Am I cheating?

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  • Am I cheating?

    I'm currently writing a sci-fi screenplay. There are some things that need to be explained early on to the audience before the story can progress, and it's quite complicated. So I have inserted a scene where my protagonist is actually giving a lecture to a room full of students, where he basically explains what I need to, but does it in a way so it looks like he's helping them with their course and he's a guest speaker.

    I am basically lecturing the audience, is it cheating? I really can't figure out any other way to do it, unless I insert a character who represents the audience and have my protagonist explain everything to him for the sake of the audience.

    Thanks

  • #2
    Think of great sci-fi scripts and how they handle exposition.
    Back to the Future has Doc (of the present) telling Marty that the Delorean needs 1.21 Jiggowatts in order for the Flux Capacitor to work.

    The only way this works is because it's a setup for a later payoff where Marty tells the same thing to Doc (of the 50's) and he freaks out thinking that it is an impossible goal to attain.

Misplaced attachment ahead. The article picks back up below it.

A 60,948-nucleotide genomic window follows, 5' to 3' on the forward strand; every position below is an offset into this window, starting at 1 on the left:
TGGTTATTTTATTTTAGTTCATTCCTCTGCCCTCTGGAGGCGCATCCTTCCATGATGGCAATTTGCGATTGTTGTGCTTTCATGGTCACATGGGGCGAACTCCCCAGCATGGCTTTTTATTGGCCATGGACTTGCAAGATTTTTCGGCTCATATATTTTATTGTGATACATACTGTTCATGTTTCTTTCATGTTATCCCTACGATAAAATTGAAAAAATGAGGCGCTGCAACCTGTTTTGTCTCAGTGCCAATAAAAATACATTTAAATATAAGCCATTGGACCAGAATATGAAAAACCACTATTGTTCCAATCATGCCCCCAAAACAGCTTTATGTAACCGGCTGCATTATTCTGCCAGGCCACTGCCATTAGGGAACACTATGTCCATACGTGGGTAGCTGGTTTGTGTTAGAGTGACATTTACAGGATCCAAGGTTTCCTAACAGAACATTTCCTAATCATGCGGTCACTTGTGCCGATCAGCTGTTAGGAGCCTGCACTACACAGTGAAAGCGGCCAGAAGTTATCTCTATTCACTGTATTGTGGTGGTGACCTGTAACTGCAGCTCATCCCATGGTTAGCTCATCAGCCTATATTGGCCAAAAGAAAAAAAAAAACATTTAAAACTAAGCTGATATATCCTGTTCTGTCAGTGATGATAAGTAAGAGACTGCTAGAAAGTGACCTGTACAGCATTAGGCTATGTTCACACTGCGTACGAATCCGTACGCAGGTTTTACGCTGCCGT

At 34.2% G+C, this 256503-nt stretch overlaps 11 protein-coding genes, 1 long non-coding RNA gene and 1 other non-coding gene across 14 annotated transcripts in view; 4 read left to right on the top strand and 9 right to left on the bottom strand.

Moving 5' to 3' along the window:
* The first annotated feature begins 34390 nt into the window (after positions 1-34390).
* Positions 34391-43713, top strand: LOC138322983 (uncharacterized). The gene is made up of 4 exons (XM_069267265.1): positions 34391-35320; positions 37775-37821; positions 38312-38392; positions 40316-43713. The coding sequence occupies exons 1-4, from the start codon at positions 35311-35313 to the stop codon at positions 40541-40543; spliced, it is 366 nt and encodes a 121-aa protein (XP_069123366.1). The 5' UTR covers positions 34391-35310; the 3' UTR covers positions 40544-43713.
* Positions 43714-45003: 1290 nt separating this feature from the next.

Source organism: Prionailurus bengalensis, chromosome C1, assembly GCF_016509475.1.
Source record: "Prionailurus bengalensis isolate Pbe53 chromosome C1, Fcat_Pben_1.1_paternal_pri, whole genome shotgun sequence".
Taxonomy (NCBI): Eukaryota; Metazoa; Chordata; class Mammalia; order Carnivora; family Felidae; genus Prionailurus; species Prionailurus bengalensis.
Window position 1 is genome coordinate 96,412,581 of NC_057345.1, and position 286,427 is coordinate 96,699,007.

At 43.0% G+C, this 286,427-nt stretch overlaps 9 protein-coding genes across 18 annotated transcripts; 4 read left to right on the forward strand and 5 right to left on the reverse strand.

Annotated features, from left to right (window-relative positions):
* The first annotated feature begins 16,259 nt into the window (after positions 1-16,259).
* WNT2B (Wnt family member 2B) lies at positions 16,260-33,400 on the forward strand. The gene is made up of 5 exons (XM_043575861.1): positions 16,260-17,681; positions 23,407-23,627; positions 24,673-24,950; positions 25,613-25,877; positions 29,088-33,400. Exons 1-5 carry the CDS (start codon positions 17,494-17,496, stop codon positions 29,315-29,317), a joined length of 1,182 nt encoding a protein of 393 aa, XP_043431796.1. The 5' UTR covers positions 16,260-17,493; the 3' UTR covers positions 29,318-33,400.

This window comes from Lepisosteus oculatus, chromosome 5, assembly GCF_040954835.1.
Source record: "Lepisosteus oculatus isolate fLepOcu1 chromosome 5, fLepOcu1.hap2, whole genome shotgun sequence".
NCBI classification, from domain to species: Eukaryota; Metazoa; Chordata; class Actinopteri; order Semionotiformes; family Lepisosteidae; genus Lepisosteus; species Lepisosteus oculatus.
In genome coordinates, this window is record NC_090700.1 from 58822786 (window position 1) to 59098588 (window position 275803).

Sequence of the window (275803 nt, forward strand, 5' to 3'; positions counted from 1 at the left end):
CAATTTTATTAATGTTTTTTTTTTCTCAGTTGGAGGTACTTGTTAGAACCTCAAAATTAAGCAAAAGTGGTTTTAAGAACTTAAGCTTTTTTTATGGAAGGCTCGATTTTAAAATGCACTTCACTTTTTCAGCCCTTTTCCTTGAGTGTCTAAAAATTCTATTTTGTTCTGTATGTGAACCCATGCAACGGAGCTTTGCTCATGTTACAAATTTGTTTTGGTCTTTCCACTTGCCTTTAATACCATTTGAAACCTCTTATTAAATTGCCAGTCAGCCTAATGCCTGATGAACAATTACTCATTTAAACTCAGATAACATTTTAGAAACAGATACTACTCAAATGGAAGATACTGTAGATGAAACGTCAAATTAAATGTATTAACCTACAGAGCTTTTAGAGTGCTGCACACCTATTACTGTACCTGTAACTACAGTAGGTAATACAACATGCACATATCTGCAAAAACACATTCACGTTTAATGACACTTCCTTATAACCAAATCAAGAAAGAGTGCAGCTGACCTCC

The two questions you must answer are:

    1. Is everything you're telling ABSOLUTELY neccesary?
    2. Can you use it as a setup for a great payoff later.

    I also find that you must be as brief as possible if you are going to use the whole "see, this is how this works" beat.

    Can a character discover it? An investigative reporter snooping around? It's their job to ask how stuff works. Can you show it as opposed to telling it?

    Remember, Jurrasic Park had some major expository moments but they tried to keep it brief and original (including an animated sequence on how the dinosaur and frog DNA were combined). This technique worked in the eyes of some and failed miserably in the eyes of others.

    Just think, did people pay their eight bucks to see a science lesson or to see the cool 3D dinosaurs?

    The trick with exposition is to hide it, keep it brief, make it worthwhile of being told in the first place.

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    • #3
      Sometimes a little exposition like you have done is necessary at the start of a script.

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      • #4